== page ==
Re-Using Lancets; Good or Bad

By Anonymous Latest Reply 2010-02-03 17:02:07 -0600
Started 2010-01-27 07:22:28 -0600

I really don't know why I reuse my lancets; but I do. I have plenty of them, but I feel it is a waste to use them more than once, I gess. Does this affect my blood sugars.. In the morning they are always high…

67 replies

Kira_xo 2010-02-03 14:23:38 -0600 Report

I re-use lancets all the time. Even my doctor said it was fine to use it a few times before tossing it. I probably use one lancet per day and I've never had an issue. Beware tho, if you over use one lancet, it may become dull and be a bit more painful when you're pricking yourself and may make it harder to draw blood.

MAYS 2010-02-03 12:55:56 -0600 Report

Here is the link to Diabetes Health Magazines article on re-using lancets, there are pros and cons to this as there is to everything and various personal opinions, ultimately the choice to or not to will be made by you, yourself.

MAYS 2010-02-01 17:33:01 -0600 Report

I am not an advocate of reusing lancets, but if you do just take some sort of precautions to protect yourself against the possibility of an infection.

Kirla 2010-02-01 17:17:52 -0600 Report

I used to use a new one for every test. My insurance company must of found out I stopped changing them. I only get test stips now. Haven't got new ones shipped to me in a long time. I still got like 300+ of them in a box. I now change them every 5-6 months. I think the last time I changed mine was last August while on vaction. At least I think I did.

MAYS 2010-02-01 17:23:56 -0600 Report

Wow … If it works for you then do it.
Doesn't that seem a bit too risky for your health and safety, but as I said, if it works and you're fine, do it !

Kirla 2010-02-01 20:43:43 -0600 Report

Have you ever heard of anyone getting an infection from reusing the lancets. I never had but I've only been diabetic for a short time.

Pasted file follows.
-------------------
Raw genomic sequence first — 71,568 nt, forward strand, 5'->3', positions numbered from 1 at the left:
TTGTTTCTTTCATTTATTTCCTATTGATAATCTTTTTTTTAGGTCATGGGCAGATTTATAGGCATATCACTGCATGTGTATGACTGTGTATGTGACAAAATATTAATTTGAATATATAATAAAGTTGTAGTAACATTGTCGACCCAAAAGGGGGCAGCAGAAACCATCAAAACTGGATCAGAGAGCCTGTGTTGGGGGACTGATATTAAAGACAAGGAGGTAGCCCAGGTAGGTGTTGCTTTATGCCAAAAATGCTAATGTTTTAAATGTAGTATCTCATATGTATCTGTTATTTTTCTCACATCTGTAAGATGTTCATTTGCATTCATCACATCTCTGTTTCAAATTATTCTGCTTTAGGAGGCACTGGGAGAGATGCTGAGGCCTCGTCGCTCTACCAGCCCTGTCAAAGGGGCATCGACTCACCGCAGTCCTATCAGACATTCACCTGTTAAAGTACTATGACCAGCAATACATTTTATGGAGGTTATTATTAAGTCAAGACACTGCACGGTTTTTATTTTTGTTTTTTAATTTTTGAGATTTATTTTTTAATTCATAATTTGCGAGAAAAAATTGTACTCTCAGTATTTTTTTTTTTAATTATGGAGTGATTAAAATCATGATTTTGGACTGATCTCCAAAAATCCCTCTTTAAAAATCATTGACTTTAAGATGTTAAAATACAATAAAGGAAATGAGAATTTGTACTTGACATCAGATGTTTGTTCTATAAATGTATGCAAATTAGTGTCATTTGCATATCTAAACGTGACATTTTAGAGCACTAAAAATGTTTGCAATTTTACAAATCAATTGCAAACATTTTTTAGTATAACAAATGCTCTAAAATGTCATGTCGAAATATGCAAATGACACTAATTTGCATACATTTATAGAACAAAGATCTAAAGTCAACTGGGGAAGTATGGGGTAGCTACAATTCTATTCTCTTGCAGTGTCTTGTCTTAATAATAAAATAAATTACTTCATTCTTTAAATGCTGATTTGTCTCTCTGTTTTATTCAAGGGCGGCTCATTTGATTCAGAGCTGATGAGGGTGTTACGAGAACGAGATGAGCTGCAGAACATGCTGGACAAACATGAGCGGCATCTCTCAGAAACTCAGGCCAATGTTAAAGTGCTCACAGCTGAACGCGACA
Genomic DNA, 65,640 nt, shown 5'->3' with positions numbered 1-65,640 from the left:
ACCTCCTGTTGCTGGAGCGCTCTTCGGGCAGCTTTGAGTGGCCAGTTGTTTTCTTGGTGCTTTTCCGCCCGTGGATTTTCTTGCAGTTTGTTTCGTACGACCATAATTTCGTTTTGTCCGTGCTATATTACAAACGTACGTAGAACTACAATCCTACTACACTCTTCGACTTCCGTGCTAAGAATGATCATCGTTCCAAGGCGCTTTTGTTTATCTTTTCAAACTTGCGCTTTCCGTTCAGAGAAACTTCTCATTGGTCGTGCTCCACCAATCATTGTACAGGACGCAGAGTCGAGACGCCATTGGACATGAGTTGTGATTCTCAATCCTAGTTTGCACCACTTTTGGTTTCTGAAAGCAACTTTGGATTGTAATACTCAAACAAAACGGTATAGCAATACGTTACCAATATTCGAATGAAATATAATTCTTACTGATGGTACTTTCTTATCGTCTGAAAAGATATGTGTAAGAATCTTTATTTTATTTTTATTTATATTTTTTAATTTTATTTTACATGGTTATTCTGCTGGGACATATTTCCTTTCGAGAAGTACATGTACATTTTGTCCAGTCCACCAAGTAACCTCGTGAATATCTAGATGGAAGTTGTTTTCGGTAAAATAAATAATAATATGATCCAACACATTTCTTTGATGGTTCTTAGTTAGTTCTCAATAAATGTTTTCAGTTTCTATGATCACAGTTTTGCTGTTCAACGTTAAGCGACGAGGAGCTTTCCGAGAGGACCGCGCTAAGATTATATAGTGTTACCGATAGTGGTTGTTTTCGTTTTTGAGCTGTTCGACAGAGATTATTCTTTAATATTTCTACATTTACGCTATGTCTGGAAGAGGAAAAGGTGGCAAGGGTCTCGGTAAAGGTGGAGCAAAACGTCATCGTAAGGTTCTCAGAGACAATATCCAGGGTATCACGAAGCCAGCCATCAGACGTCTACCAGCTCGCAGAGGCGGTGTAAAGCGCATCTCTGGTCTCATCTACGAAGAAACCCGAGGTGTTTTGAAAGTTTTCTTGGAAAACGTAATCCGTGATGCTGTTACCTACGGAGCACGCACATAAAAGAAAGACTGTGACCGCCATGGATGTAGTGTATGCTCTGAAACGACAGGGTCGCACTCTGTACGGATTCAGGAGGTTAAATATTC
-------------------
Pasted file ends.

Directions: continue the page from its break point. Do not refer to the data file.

kdroberts 2010-02-03 12:42:00 -0600 Report

That's the key thing. I know many, many people of all ages and different health conditions who re-use lancets and needles for a long time, I've never heard any of them complain that they got an infection from doing so. I've looked online and haven't found anything that shows a link between re-using this type of thing and an increase in infection rates either. Lastly, no one who says that it's a factor for increased infections has ever tried to prove it to anyone or even said how it would increase the chances of infection. It seems that it's really just hearsay, paranoia and rumor with nothing other than maybe a second hand story to back it up.

donna13 2010-02-01 10:32:39 -0600 Report

I went to the library and got the book "50 diabetes myths" that someone had recommended. In it was the comment, ADA recommends you use a new needle (syringe or lancet) every time you test, but there is no iron-clad rule. You can reuse these items if you take precautions. But they did say that you should not clean the needle with alcohol (I believe they were talking about syringes) as this would remove the coating that helps it glide smoothly into your skin. Just fyi.

Anne56 2010-01-30 20:53:08 -0600 Report

My first week of insulin therapy had me using a new lancet each poke… that changed in week two! Like you, it seemed a waste in an increasingly aware green world. I do wash my hands well with antibacterial soap before I test and think that is a good-enough precaution. As for needles, I am more dedicated to one use — I am a little afraid that the ultra fine needles get quickly dull. Also, I don't know anything about the potential of "infecting" the insulin in the bottle with a second use of the needle. A final consideration for me is that I have two toddlers at my home most days and want used needles disposed of immediately.

In my hometown, anyone may purchase a package of ten needles without a prescription - not sure if this is federal, state, or county regs. The purchase includes a brochure-type flyer that advises users to not use needles more than once, do not share with anyone, etc… BUT IF YOU DO reuse or share, be sure to clean with bleach.

elaines 2010-01-29 18:24:11 -0600 Report

Of course it is best to use a new lancet each time but I have been a diabetic 22 years and when starting out I reused and had no problems with my sugars or infections. Maybe try to clean them so at least they are sterile. Most important, don;t stop checking your sugars.

Anonymous 2010-01-30 19:57:41 -0600 Report

I reuse lancets and sometimes needles on myself. I am curious what those of you who are saying "sterilize" mean by that. Wiping with alcohol certainly isn't going to sterilize anything and the lancets I use could not be boiled (which boiling metal objects alone would sterilize) due to plastic base on them.

MAYS 2010-01-30 20:11:31 -0600 Report

A common solution of water and bleach will suffice.

Anonymous 2010-01-30 20:21:41 -0600 Report